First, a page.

This post was originally published by the Philanthropy Journal on July 1, 2013.
Every day, humanity adds approximately 2.5 quintillion bytes of data to our collective store of knowledge. Looking over this treasure trove, scientists, financiers, and business leaders are justifiably giddy about the potential of Big Data. For the nonprofit community, Big Data also offers immense potential. But with our mere billions of data points we’re not quite ready for it. Instead, we need to get “medium data” right first.
Big Data is the search for meaning in the haystacks of massive databases of transactions, sensor readings, and records. For nonprofits, medium data is a humbler but essential prerequisite: structured information about who you are, what you’re trying to do, and what’s happening.
This may seem like a low bar but nonprofits face legitimate challenges in gathering, organizing, and using even basic data. First, most nonprofits are simply too cash-strapped to invest in cutting-edge information systems to track their activities, engage with their stakeholders and understand their context. Second, the diversity of organizations makes comparison difficult: how could we possibly compare the work of the University of Chicago to a homeless shelter in Albuquerque or to Greenpeace?
Third, it isn’t easy to know which are the most effective programs for battling climate change or child slavery or homelessness. Finally, the unique economics of the nonprofit sector – the buyer (donor) is frequently a different person from the user (beneficiary) – interrupt the direct feedback loop that often drives innovation in business.
These are not just abstract problems; they have very real consequences. Nonprofits need to be able to answer urgent questions like, “Who else is working on homelessness in my town?” or “Has anyone else ever tried this approach for reducing teen pregnancy?” or “What do the people in our job training program think of our work?” The lack of data makes day-to-day tactical decisions hard and long-term planning practically impossible. And who pays the price? The people, communities, and ecosystems that nonprofits serve.
But years of effort to address these challenges have begun to reap rewards. According to research by the Hewlett Foundation (which I led when I worked there), there are now 371 platforms for gathering data about the nonprofit world: social indicators, capital flows, research about what works, and more. My own organization,GuideStar, now has about 1.4 billion individual pieces of data about the nonprofit world in the United States.
There’s more good news. There’s a rising culture of transparency and accountability in the nonprofit community. Nonprofit leaders are feeling the pressure to give up blatantly non-transparent practices. And new tools from big players like Salesforce, boutique firms like Social Solutions, and open source platforms like Fluxx all make it easier and cheaper to run data-driven organizations.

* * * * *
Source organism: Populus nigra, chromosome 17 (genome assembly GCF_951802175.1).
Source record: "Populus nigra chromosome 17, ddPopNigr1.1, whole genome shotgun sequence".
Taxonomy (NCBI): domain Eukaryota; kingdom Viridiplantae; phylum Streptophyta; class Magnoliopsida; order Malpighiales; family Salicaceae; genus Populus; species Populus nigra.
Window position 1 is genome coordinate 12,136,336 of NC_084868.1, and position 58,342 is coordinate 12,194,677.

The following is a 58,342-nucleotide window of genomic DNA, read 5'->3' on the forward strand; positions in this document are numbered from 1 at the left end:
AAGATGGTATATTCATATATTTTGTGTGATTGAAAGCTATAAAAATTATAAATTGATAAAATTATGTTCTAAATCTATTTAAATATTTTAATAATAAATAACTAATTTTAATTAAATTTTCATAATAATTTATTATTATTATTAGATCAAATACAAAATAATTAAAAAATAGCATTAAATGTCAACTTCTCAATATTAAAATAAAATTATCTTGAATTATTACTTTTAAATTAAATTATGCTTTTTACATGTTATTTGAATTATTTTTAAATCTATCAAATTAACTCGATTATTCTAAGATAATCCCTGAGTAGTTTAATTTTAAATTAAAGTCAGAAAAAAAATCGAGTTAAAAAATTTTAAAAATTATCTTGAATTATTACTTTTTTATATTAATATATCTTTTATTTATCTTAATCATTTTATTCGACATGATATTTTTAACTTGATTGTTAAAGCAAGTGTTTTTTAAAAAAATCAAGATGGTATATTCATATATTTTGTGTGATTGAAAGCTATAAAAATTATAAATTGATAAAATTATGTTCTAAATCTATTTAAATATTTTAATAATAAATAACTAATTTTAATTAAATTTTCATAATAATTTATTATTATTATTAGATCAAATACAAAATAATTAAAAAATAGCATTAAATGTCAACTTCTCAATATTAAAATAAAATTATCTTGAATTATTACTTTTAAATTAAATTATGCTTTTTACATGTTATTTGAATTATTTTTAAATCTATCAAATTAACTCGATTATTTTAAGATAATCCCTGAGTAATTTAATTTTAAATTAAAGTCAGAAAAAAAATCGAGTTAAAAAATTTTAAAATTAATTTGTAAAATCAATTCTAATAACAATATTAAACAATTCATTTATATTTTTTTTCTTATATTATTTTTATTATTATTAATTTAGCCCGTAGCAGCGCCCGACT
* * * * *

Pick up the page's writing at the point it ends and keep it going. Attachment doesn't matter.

If nonprofits can embrace this new culture, build on these new platforms, and use these tools, medium data could transform the work of nonprofits. Organizations could radically increase their ability learn quickly. Better data could enable more and better collaboration among nonprofits and with other sectors of the economy. And there is reason to believe that the highest-performing organizations will be rewarded with additional funding. Philanthropy will always be emotional and personal, but recent research shows that the right information systems can help direct billions of dollars to proven high-performers – and away from organizations unable or unwilling to prove their effectiveness.
Of course, nonprofits cannot hope to magically reap the potential of medium data without some hard work. Here’s what nonprofit leaders need to keep in mind:
- Don’t freak out. Nonprofits often panic about data because they worry about revealing weaknesses or compromising their funding. Remember that data are meant to complement intuition and stories, not replace them. Information should inform, not decide.
- Focus on what nonprofits have in common. Nonprofits need to agree on – and then adopt – basic data standards. Every nonprofit may well be its own unique snowflake, but if we focus only on what makes us different, we’ll never reap the rewards of medium data. We all must be willing to share our stories in similar language, through shared formats, and on common platforms. As part of this, nonprofits need to support the central players that are building the core information infrastructure – whether the Foundation Center (data about foundations), the Global Impact Investing Network (data on impact investing), or my own organization, GuideStar (data about individual nonprofits).
- Default to openness. Medium data only works if we share. Most nonprofits are simply too small to have a critical mass of data on their own. But together, we have enough data to reap immense insight and impact. There will always be data an organization should not share – but we need to switch our default from opacity to openness. Instead of opting-in to transparency when nonprofits feel like it, we should opt-out only when necessary.
It’s time for every nonprofit leader to step up to the challenge of data. Fear not: It doesn’t require terabytes of data and supercomputers. Medium data is simply organized storytelling – and if there’s one thing nonprofits do well, it’s tell stories about the need in our communities. Now is the time for us to tell an honest, open, shared story about ourselves.
Jacob Harold is the president and CEO of GuideStar. Previously he led grantmaking in the philanthropy program at the William and Flora Hewlett Foundation. This post was first published by the Harvard Business Review and is part of an online debate about How Big Data Can Have a Social Impact. It is presented by HRB in partnership with the Skoll World Forum on Social Entrepreneurship. View the entire debate here.